54 Concept 8.3 Mating Behavior Darwin proposed that the extravagant features of some males resulted from sexual selection: Individuals with certain characteristics gain an advantage over others of the same sex solely with respect to mating success.

55 Concept 8.3 Mating Behavior Example: Bighorn sheep with large horns defeat other males to win the right to mate with females; their genes are passed to the offspring, and large horn size becomes common.

56 Concept 8.3 Mating Behavior A test of sexual selection hypothesis: Male long-tailed widowbirds have extremely long tail feathers. They establish territories—areas that they defend against intruders. Andersson (1982) captured males and altered the length of their tail feathers.

57 Concept 8.3 Mating Behavior Males with lengthened tails had higher mating success than control males or males with shortened tails. This supported the hypothesis that female mating preferences affect male mating success. Many other studies since have found similar results.

58 Figure 8.16 Males with Long Tails Get the Most Mates

59 Concept 8.3 Mating Behavior In some species, males provide females with a direct benefit for mating—gifts of food, help in rearing young, access to a territory with good nesting sites, food. etc. In other species, males provide nothing—instead, females may receive indirect genetic benefits.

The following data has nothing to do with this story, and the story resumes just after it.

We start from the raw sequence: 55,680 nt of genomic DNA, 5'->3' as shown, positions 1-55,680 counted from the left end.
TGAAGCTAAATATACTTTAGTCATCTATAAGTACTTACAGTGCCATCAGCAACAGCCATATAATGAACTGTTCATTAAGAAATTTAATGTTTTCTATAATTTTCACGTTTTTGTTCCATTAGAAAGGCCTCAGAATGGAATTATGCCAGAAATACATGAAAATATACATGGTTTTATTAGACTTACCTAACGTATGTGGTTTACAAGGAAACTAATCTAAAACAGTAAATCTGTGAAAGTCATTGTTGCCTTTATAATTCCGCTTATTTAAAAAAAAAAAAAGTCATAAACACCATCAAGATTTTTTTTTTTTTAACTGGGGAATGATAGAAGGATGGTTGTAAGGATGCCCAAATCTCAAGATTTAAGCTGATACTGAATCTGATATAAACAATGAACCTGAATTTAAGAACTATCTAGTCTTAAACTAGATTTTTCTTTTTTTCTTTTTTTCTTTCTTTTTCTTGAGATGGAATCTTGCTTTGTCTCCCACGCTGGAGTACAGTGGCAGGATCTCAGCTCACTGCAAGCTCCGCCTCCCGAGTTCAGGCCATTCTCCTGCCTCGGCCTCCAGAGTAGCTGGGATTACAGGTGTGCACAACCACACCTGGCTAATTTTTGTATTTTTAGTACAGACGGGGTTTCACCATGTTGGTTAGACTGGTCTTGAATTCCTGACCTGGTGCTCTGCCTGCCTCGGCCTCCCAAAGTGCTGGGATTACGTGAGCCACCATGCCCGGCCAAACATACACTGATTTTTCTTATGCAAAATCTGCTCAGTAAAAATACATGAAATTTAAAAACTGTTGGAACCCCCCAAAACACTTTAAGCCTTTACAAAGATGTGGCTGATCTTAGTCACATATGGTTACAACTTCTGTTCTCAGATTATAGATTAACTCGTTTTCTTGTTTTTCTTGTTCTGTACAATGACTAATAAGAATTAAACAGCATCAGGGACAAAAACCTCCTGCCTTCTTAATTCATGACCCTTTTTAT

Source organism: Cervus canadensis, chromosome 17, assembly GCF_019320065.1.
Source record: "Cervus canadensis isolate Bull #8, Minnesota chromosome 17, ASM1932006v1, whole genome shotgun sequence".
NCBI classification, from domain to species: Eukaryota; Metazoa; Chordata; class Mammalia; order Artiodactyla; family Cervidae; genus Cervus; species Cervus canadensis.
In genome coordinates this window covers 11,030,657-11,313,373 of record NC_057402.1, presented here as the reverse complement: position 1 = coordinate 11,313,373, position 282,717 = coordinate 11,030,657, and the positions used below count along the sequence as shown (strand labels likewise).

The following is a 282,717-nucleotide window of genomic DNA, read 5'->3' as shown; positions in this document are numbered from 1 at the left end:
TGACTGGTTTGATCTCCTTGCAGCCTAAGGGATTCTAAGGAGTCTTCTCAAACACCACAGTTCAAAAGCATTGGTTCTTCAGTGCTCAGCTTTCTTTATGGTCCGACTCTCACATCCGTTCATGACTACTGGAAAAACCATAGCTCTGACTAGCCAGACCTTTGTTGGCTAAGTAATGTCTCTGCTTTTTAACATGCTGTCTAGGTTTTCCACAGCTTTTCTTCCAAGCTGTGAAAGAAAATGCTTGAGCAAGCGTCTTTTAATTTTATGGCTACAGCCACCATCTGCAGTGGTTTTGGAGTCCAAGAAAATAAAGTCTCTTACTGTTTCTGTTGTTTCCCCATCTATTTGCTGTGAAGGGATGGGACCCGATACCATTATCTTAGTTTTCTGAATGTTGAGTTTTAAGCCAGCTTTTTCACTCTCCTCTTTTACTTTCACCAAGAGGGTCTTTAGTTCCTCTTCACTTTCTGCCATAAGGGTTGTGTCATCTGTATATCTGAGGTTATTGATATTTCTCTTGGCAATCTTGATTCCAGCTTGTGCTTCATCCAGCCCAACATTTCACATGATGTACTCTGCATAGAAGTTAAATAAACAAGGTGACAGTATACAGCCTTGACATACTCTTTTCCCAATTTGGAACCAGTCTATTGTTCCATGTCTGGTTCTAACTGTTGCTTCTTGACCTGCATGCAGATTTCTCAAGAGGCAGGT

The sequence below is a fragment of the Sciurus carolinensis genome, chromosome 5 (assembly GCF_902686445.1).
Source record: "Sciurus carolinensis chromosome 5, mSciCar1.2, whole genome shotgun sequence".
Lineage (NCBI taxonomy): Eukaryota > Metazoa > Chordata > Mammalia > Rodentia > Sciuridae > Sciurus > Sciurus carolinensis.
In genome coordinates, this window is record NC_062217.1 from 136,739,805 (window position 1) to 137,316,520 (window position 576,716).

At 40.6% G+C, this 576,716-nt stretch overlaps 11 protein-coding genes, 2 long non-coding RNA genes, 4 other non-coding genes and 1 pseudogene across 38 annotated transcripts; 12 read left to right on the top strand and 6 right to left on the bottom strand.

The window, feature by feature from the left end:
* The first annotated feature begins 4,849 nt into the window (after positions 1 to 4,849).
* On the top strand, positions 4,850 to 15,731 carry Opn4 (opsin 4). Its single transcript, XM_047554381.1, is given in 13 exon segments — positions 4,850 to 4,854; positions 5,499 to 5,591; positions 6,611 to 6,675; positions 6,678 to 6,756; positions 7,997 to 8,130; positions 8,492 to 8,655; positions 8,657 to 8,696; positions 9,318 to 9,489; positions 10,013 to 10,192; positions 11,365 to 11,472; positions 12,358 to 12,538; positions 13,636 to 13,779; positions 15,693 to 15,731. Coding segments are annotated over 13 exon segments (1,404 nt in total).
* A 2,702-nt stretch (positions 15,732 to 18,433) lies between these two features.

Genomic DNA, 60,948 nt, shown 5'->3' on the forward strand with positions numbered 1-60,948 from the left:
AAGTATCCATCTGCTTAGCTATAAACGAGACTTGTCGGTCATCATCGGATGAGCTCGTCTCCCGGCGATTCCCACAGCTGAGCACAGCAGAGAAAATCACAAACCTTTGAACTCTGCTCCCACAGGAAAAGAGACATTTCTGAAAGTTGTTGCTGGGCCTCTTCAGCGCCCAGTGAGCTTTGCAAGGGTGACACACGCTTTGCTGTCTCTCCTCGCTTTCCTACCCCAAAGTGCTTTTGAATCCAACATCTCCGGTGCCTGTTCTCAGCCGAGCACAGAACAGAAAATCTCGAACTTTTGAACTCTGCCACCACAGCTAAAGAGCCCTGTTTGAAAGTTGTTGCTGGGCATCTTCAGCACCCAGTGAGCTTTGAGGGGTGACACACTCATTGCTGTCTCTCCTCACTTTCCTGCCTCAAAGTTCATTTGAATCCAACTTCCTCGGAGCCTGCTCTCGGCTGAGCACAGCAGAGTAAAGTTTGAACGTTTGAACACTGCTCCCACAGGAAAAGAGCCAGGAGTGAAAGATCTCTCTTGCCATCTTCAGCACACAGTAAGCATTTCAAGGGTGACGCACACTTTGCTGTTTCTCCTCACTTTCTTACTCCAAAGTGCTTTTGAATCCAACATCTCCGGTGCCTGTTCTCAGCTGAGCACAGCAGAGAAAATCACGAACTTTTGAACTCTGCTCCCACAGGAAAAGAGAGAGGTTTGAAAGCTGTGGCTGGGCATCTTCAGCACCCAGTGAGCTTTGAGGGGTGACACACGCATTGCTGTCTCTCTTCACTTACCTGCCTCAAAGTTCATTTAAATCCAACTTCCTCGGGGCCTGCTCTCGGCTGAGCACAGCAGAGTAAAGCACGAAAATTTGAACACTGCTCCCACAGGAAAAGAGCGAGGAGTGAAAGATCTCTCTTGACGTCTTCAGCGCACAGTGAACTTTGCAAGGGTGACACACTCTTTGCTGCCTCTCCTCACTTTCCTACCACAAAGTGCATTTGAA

60 Concept 8.3 Mating Behavior The handicap hypothesis: a male that can support a costly and unwieldy ornament is likely to be a vigorous individual whose overall genetic quality is high.

61 Concept 8.3 Mating Behavior The sexy son hypothesis: the female receives indirect genetic benefits through her sons, who will themselves be attractive to females and produce many grandchildren.

62 Concept 8.3 Mating Behavior These hypotheses were tested in a study of the stalk-eyed fly. Eyestalk length is heritable, and females prefer to mate with males with the longest eyestalks.

63 Concept 8.3 Mating Behavior By selecting for long and short stalks over 13 generations, Wilkinson and Reillo (1994) showed that extreme male eyestalk lengths are maintained by sexual selection. Female mating selection also evolved differently in the two populations.